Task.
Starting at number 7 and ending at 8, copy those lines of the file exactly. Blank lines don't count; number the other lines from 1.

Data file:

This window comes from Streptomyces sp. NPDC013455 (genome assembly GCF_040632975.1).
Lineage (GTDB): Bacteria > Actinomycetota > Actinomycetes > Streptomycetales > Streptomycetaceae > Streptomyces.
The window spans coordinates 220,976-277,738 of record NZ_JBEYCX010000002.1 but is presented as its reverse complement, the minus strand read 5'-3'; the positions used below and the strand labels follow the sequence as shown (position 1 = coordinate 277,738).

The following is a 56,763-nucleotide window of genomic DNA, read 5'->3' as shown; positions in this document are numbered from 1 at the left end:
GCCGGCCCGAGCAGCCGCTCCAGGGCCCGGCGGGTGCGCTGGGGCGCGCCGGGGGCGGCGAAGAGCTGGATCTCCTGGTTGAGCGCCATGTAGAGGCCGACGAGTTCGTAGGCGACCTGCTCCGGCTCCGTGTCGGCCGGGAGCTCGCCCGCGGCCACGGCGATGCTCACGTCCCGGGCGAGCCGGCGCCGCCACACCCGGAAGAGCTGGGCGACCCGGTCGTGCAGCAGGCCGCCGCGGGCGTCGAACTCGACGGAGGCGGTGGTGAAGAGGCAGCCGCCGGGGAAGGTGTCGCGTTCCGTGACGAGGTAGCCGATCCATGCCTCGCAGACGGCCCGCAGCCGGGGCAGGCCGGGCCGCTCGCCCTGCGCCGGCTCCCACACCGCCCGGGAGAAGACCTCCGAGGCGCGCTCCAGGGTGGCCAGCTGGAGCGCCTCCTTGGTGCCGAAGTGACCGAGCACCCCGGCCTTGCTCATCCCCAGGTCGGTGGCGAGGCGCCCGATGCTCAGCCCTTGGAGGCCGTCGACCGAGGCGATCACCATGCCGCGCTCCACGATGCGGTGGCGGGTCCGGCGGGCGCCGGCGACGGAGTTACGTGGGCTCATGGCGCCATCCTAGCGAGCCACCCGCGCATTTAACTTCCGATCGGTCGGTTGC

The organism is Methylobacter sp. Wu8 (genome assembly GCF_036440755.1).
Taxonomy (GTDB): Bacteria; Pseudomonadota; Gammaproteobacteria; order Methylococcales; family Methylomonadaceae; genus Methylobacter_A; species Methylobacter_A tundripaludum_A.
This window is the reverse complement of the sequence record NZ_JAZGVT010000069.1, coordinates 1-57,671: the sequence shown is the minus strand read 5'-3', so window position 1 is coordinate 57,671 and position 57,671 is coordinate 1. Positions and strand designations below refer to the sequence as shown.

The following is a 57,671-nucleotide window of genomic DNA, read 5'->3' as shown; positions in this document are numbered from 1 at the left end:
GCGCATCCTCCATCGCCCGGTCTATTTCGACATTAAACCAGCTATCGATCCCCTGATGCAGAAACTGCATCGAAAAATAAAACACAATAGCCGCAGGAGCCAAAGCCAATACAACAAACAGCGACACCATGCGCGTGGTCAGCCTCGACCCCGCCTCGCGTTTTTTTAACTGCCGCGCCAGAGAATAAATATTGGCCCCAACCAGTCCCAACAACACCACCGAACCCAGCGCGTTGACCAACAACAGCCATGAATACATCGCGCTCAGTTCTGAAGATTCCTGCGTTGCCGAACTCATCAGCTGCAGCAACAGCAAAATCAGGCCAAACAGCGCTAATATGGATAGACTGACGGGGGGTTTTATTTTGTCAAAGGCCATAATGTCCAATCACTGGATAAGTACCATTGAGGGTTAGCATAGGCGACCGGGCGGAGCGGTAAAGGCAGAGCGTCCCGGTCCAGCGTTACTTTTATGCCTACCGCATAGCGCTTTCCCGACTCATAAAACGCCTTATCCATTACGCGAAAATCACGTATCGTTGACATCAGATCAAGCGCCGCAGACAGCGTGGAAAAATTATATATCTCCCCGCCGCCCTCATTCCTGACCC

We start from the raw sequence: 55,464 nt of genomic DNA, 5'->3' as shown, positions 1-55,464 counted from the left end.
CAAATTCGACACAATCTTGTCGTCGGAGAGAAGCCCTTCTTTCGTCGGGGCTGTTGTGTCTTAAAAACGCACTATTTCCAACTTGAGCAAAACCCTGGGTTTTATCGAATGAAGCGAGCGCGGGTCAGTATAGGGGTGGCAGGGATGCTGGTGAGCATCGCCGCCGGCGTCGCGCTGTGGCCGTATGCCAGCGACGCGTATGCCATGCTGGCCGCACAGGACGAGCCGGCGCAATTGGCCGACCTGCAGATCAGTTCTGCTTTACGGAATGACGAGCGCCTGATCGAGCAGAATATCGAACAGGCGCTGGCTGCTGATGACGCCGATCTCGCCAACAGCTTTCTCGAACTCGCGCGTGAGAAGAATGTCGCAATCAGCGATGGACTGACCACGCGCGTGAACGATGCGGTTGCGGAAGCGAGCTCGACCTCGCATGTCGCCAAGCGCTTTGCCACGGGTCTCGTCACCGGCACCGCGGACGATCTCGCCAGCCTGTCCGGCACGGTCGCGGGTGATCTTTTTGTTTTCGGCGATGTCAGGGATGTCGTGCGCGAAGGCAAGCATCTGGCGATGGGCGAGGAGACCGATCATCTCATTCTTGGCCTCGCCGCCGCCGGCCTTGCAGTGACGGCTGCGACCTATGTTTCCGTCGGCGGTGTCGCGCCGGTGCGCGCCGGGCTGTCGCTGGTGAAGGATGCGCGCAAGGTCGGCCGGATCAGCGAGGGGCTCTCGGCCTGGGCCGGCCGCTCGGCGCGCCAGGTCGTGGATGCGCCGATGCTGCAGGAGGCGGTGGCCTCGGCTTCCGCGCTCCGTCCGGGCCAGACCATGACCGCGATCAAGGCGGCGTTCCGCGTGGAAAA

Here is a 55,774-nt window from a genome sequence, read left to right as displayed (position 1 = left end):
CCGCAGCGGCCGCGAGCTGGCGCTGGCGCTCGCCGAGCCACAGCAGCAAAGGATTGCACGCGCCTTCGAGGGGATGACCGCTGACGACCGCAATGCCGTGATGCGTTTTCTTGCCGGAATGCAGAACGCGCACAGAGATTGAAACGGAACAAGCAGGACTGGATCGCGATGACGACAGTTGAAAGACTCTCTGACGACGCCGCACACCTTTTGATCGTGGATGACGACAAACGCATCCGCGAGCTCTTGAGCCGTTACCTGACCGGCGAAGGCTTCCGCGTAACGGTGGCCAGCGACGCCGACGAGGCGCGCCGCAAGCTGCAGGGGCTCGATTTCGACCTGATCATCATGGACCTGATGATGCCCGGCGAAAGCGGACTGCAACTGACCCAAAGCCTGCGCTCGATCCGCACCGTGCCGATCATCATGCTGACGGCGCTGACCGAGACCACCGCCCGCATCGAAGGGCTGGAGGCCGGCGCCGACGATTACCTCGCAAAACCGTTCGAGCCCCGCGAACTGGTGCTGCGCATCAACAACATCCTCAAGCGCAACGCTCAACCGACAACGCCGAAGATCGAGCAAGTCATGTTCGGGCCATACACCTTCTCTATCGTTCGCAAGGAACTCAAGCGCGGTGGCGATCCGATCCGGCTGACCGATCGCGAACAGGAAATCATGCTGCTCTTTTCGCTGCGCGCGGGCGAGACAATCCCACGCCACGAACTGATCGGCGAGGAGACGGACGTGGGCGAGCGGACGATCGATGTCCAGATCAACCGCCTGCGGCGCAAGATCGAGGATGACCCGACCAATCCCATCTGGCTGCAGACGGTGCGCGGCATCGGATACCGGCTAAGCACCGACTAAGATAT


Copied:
Taxonomy (GTDB): Bacteria; Pseudomonadota; Gammaproteobacteria; order Methylococcales; family Methylomonadaceae; genus Methylobacter_A; species Methylobacter_A tundripaludum_A.
This window is the reverse complement of the sequence record NZ_JAZGVT010000069.1, coordinates 1-57,671: the sequence shown is the minus strand read 5'-3', so window position 1 is coordinate 57,671 and position 57,671 is coordinate 1. Positions and strand designations below refer to the sequence as shown.